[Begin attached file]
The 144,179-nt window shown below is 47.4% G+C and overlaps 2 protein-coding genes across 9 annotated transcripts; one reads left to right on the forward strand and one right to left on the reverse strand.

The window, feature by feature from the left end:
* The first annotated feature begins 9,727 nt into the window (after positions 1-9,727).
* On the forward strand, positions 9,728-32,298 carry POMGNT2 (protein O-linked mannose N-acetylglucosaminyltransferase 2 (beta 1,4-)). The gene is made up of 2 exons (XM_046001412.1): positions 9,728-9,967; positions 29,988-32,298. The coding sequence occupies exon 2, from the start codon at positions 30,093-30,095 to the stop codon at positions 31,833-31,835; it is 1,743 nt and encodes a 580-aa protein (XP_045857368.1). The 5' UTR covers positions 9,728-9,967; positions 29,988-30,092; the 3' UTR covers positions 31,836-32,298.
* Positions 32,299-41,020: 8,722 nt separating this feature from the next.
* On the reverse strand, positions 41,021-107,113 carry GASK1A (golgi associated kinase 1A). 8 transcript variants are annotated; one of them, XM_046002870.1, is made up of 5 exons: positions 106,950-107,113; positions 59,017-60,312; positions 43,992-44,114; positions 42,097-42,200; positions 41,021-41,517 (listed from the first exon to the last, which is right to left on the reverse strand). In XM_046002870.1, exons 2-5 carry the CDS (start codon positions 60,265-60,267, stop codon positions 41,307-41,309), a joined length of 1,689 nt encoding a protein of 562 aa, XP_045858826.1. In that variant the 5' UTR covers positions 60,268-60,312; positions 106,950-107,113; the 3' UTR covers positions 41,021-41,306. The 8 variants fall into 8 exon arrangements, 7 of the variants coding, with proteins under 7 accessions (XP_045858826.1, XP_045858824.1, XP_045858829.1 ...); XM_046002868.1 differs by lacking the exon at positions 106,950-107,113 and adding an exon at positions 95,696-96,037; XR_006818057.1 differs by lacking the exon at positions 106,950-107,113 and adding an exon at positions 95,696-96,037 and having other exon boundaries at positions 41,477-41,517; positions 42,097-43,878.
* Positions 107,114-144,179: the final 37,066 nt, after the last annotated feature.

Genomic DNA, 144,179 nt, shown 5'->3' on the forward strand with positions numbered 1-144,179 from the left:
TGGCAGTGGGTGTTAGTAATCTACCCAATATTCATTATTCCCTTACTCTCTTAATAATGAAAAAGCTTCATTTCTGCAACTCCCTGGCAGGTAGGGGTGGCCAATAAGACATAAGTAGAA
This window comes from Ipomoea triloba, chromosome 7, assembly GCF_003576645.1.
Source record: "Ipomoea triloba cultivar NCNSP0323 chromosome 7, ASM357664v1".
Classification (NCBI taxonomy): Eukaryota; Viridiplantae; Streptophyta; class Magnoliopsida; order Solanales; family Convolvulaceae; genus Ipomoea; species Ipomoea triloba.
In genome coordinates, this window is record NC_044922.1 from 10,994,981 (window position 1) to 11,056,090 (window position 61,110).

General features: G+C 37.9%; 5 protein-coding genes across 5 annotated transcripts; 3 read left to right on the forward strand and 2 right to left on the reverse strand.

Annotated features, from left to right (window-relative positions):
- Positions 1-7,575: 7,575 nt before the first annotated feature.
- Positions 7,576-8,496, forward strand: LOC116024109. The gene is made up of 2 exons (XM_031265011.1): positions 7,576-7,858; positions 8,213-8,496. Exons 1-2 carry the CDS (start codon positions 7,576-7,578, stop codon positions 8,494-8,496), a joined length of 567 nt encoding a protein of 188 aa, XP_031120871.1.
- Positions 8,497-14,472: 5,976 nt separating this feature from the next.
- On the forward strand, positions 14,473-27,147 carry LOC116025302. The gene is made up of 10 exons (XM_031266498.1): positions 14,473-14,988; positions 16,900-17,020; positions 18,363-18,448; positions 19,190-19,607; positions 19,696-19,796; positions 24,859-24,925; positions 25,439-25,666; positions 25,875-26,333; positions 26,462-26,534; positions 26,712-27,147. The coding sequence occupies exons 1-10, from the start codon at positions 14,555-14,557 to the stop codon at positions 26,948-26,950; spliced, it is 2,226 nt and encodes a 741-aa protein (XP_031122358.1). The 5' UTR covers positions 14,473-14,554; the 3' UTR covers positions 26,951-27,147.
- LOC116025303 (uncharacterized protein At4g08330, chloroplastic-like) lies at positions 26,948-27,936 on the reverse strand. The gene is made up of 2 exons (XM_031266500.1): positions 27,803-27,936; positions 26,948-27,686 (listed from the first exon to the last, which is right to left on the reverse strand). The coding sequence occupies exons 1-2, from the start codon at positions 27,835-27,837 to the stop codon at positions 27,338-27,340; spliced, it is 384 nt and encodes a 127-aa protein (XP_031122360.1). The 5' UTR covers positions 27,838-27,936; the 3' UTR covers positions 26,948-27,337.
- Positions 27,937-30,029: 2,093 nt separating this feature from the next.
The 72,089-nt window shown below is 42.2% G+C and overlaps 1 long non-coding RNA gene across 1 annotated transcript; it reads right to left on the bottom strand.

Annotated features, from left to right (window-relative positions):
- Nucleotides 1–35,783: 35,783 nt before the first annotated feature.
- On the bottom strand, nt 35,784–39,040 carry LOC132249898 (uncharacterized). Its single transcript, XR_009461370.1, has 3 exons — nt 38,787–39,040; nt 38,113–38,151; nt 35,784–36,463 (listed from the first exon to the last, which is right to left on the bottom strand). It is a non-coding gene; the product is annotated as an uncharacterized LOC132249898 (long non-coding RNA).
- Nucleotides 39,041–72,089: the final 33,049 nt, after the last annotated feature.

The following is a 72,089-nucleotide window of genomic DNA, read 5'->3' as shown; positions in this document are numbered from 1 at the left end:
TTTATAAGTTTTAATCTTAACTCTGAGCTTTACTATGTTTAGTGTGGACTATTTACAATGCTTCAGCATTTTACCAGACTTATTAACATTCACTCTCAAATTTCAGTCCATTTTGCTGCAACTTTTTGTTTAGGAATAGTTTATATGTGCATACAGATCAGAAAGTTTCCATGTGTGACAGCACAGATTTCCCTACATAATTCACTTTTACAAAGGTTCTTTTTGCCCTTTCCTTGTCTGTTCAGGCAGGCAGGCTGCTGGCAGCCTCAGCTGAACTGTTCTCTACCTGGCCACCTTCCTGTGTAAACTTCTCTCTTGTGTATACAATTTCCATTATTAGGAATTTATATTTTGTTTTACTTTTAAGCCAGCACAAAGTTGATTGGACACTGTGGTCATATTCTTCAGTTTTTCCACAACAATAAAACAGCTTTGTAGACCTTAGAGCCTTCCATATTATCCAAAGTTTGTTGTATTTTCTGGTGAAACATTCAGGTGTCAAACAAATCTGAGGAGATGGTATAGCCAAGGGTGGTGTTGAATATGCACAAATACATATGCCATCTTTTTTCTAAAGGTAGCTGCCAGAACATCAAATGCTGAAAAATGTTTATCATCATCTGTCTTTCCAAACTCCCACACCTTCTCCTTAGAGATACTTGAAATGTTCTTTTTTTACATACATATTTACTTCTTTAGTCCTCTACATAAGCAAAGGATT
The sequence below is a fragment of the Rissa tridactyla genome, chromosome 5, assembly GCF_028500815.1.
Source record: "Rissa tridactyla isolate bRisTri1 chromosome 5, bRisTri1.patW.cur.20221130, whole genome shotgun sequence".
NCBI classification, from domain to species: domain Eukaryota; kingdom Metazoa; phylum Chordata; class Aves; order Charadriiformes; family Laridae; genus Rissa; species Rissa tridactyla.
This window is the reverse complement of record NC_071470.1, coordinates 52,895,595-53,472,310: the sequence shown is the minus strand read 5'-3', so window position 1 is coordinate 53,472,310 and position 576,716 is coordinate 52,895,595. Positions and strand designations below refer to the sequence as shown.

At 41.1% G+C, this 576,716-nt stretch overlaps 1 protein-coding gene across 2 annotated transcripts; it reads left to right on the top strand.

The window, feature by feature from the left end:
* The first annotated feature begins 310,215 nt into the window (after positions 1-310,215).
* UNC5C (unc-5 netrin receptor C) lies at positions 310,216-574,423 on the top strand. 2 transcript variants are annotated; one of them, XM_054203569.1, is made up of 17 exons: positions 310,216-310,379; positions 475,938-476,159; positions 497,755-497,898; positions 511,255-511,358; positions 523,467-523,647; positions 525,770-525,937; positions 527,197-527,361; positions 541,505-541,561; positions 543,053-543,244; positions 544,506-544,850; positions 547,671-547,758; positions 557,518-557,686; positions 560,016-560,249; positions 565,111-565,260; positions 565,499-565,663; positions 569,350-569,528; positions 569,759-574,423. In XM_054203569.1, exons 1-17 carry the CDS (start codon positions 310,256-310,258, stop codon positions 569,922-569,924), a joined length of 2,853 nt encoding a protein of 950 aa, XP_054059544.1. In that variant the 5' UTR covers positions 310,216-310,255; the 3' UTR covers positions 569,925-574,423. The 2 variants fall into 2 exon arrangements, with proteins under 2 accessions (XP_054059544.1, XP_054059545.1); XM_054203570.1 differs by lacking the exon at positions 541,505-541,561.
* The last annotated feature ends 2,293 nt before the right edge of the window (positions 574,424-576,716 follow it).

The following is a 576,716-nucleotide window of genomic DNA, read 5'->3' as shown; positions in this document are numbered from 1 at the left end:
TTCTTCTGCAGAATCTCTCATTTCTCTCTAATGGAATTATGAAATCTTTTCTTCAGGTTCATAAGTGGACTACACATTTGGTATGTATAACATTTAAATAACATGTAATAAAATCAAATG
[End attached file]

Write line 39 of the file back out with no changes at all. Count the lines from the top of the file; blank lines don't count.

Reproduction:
TTCTTCTGCAGAATCTCTCATTTCTCTCTAATGGAATTATGAAATCTTTTCTTCAGGTTCATAAGTGGACTACACATTTGGTATGTATAACATTTAAATAACATGTAATAAAATCAAATG